Obama And Chu: One Failed Energy Policy After Another
But no one listened to the Fitzman, and Chu kept his job. The result: four years of energy policy that rewarded failure and punished success:
- Solar-panel maker Solyndra filed for bankruptcy in 2011 after receiving a $535 million loan guarantee from Chu's Energy Dept (i.e., U.S. taxpayers).
- The administration's focus on electric vehicles (EVs) was a huge distraction and accomplished nothing other than wasting large sums of taxpayer dollars. Chu directed over a quarter of a billion dollars to battery maker A123, which also filed for bankruptcy.
- Chu endorsed "clean coal", an oxymoron if there ever was one. So much for the Obama administration's reputation as "environmentally friendly." One "clean coal" project after another has been shuttered. Apparently pumping CO2 into the Earth is not such a snazzy idea. And the heavy metal toxic particulates left over after burning coal still have to be dealt with. Those focusing on coal's CO2 emissions don't understand the half-life of toxic heavy metals. "Clean Coal?" Don't drink the Kool-Aid.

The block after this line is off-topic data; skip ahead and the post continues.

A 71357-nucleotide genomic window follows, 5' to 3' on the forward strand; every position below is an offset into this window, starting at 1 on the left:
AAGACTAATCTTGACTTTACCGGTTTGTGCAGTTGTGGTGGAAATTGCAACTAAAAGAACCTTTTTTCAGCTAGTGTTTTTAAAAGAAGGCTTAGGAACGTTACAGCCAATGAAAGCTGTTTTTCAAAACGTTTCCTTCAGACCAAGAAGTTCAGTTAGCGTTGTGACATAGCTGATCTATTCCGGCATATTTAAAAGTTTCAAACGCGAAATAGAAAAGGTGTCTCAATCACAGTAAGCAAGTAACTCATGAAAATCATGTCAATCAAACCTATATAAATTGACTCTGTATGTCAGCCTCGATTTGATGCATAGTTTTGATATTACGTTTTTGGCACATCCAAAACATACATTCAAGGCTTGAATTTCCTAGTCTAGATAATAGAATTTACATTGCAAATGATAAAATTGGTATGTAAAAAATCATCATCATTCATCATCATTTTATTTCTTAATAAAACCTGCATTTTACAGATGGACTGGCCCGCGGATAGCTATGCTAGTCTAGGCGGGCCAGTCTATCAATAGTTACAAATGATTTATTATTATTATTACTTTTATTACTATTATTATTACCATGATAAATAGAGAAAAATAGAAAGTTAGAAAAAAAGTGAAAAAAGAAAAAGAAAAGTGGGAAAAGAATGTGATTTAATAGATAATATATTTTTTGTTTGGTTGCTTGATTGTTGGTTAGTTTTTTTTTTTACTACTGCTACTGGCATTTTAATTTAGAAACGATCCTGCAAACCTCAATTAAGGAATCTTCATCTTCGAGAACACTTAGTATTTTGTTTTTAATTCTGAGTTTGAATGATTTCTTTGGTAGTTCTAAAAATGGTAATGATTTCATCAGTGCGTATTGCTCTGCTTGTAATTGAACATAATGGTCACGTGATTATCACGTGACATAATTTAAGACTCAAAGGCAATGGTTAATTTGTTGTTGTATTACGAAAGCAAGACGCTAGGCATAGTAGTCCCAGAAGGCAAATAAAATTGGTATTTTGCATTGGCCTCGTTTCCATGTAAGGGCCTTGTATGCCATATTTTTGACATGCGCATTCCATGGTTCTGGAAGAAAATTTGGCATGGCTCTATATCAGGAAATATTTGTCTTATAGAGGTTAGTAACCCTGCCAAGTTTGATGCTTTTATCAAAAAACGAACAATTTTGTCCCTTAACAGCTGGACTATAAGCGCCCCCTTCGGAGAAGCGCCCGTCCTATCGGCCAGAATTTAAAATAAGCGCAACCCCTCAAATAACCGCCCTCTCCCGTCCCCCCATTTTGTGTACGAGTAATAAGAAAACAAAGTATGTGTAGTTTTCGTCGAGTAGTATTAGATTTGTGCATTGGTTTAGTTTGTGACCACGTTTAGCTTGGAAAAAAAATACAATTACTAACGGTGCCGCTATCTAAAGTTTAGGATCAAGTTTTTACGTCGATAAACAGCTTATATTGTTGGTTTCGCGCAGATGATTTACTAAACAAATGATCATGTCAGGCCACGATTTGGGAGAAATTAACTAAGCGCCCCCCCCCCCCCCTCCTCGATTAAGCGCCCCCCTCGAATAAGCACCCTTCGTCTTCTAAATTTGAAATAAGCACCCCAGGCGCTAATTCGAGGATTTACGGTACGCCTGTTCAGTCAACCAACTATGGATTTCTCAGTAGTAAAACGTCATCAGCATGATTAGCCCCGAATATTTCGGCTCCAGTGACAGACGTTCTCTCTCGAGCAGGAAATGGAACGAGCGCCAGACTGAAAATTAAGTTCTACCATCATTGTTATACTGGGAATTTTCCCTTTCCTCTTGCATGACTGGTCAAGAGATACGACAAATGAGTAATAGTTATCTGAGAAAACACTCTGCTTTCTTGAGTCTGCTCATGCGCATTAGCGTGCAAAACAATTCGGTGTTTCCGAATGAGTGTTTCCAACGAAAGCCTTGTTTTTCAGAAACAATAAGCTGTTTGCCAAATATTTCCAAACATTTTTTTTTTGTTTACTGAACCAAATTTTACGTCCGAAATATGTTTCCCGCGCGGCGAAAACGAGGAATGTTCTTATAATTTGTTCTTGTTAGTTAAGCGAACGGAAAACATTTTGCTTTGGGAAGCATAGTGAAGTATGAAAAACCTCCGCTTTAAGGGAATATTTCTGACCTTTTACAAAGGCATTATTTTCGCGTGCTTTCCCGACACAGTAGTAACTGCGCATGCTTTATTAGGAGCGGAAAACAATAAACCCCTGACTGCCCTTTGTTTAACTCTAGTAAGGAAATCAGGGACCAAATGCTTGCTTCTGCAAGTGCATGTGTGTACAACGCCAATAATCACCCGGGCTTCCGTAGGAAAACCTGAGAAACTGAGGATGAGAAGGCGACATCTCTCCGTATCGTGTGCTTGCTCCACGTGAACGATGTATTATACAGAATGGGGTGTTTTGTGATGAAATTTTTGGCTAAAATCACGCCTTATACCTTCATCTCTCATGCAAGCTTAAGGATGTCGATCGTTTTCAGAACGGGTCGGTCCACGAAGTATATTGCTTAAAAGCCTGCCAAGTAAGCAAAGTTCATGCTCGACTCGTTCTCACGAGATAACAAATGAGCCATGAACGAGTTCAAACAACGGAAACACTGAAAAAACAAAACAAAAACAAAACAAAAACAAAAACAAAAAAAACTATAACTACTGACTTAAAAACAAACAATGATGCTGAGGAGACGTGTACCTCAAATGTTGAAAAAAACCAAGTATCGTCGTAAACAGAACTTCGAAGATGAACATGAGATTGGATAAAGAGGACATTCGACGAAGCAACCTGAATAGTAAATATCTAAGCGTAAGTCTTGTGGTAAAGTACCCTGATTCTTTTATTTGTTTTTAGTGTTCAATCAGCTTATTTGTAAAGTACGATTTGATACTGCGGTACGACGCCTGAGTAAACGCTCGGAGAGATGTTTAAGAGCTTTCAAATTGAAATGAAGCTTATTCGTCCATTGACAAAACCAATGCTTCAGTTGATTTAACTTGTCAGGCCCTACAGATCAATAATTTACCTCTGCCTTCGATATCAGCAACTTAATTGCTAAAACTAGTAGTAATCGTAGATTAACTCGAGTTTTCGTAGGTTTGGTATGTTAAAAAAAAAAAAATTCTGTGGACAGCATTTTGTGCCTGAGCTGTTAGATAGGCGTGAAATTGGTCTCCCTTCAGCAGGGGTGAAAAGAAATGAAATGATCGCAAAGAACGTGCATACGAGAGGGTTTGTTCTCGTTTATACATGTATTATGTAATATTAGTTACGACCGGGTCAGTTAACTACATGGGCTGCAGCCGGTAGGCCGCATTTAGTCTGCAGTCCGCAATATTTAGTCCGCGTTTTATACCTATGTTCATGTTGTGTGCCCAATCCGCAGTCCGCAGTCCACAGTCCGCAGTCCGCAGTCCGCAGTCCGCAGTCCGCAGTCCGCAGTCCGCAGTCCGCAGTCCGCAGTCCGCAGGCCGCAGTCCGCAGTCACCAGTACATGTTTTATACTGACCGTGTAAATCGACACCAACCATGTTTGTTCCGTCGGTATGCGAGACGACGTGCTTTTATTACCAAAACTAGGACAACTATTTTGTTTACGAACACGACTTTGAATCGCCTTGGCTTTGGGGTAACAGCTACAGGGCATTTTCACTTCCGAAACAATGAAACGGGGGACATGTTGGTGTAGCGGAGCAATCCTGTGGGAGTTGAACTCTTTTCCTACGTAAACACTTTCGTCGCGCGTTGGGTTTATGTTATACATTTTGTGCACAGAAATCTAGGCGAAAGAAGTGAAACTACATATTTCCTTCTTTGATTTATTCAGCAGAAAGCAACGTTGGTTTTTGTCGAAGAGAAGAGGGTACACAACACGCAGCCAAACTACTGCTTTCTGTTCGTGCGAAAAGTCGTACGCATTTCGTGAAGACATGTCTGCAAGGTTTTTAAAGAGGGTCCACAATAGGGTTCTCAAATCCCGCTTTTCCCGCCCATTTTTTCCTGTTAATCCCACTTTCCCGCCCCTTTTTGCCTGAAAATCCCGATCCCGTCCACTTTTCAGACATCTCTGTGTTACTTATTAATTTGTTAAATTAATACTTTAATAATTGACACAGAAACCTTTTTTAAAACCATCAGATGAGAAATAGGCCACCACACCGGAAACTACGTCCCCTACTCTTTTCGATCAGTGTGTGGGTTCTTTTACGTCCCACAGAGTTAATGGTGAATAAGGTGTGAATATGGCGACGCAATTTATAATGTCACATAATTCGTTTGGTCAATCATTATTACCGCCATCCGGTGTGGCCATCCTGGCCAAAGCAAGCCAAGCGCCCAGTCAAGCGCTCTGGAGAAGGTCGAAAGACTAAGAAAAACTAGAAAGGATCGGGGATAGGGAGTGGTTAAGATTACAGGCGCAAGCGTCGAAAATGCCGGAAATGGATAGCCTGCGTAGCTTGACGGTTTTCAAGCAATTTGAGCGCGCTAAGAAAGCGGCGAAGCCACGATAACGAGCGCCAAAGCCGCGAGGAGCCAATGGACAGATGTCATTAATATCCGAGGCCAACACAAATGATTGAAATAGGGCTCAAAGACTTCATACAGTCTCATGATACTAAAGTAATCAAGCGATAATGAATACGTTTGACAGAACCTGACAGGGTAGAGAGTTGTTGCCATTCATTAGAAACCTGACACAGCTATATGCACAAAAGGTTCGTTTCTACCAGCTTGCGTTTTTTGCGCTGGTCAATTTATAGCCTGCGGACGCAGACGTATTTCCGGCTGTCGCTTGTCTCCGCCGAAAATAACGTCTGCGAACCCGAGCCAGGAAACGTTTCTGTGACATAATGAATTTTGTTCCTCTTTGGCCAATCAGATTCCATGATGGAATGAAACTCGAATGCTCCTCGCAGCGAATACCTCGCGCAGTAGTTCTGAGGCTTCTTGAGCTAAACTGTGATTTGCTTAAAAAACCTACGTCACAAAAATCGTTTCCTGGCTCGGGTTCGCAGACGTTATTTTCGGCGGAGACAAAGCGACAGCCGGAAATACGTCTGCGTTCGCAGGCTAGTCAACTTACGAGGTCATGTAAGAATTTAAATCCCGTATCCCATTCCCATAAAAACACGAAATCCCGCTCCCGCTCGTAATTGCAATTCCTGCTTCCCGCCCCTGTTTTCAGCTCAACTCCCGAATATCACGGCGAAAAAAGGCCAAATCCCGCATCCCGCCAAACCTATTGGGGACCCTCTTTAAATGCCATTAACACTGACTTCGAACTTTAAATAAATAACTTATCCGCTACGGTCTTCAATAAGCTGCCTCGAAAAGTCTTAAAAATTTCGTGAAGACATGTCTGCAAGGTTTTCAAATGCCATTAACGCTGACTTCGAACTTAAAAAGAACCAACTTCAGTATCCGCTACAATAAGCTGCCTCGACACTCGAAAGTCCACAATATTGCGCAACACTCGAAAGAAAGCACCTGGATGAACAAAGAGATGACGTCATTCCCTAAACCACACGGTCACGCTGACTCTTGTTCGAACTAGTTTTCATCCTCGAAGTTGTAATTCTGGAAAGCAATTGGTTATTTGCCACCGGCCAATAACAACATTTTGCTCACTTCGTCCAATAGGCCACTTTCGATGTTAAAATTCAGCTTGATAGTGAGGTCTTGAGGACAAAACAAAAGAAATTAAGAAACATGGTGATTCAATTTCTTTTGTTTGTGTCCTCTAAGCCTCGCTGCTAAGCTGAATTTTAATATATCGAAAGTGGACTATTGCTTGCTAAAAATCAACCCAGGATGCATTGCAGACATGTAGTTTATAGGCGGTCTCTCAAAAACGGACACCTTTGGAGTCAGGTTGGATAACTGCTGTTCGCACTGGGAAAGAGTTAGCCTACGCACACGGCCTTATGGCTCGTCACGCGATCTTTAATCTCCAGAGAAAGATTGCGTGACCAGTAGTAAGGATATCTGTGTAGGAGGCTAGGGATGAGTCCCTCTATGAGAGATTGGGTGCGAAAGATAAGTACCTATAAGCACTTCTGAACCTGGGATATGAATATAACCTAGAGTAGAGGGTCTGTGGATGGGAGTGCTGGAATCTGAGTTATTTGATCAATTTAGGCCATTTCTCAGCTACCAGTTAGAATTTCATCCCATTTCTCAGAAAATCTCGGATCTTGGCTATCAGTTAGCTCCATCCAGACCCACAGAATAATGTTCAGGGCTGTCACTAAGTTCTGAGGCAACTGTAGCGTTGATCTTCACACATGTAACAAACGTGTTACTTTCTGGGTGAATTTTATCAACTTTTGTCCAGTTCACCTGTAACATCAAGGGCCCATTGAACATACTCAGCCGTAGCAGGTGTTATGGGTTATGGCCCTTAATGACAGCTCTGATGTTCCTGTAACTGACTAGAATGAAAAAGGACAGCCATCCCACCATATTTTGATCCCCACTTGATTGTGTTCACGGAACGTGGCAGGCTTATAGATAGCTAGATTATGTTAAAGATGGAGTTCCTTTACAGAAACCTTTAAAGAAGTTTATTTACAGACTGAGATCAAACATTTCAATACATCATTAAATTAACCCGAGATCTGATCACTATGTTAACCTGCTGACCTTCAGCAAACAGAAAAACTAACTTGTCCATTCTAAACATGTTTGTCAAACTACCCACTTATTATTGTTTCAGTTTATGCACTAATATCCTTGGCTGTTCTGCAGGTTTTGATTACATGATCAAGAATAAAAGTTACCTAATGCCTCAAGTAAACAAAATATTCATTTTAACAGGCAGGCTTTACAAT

Meanwhile, the natural gas revolution unleashed by new fracking and drilling technology was happened right before the physicist's eyes. Yet I don't believe Chu uttered the three words "natural gas transportation" consecutively in the same sentence during his entire 4-year tenure.
Ultimately, President Obama must take responsibility for all the failed energy policies during his first term. Obama supported all the wrong-headed initiatives itemized above. It is clear that this administration, like so many before it, was under the complete control of special interest, who wanted no change in the status quo (other than to waste huge sums of money on new distractions). Now that Obama has been reelected, will he change course and adopt strong natural gas transportation policies for the good of the country? We will get a good feel for that once Obama names Chu's successor.